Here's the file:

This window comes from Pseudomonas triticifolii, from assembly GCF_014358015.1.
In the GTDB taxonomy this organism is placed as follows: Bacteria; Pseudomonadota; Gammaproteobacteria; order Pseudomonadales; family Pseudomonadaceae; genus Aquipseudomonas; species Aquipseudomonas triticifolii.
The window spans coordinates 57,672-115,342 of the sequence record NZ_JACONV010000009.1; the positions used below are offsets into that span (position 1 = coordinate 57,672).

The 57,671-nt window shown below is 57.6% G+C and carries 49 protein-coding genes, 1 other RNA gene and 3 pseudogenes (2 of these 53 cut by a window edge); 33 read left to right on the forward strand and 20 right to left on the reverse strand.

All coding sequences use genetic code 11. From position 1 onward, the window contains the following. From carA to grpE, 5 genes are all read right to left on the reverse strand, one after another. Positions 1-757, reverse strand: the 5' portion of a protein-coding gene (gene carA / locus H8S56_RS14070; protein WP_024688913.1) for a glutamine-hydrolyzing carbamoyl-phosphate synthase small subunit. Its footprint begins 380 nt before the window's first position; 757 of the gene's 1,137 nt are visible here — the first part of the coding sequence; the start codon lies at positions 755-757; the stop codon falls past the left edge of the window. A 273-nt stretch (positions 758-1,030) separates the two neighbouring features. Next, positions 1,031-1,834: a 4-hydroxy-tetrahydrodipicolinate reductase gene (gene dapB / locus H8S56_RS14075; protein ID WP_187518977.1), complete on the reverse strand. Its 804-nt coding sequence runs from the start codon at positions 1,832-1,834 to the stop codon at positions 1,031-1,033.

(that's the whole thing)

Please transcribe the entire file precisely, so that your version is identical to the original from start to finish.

This window comes from Pseudomonas triticifolii, from assembly GCF_014358015.1.
In the GTDB taxonomy this organism is placed as follows: Bacteria; Pseudomonadota; Gammaproteobacteria; order Pseudomonadales; family Pseudomonadaceae; genus Aquipseudomonas; species Aquipseudomonas triticifolii.
The window spans coordinates 57,672-115,342 of the sequence record NZ_JACONV010000009.1; the positions used below are offsets into that span (position 1 = coordinate 57,672).

The 57,671-nt window shown below is 57.6% G+C and carries 49 protein-coding genes, 1 other RNA gene and 3 pseudogenes (2 of these 53 cut by a window edge); 33 read left to right on the forward strand and 20 right to left on the reverse strand.

All coding sequences use genetic code 11. From position 1 onward, the window contains the following. From carA to grpE, 5 genes are all read right to left on the reverse strand, one after another. Positions 1-757, reverse strand: the 5' portion of a protein-coding gene (gene carA / locus H8S56_RS14070; protein WP_024688913.1) for a glutamine-hydrolyzing carbamoyl-phosphate synthase small subunit. Its footprint begins 380 nt before the window's first position; 757 of the gene's 1,137 nt are visible here — the first part of the coding sequence; the start codon lies at positions 755-757; the stop codon falls past the left edge of the window. A 273-nt stretch (positions 758-1,030) separates the two neighbouring features. Next, positions 1,031-1,834: a 4-hydroxy-tetrahydrodipicolinate reductase gene (gene dapB / locus H8S56_RS14075; protein ID WP_187518977.1), complete on the reverse strand. Its 804-nt coding sequence runs from the start codon at positions 1,832-1,834 to the stop codon at positions 1,031-1,033.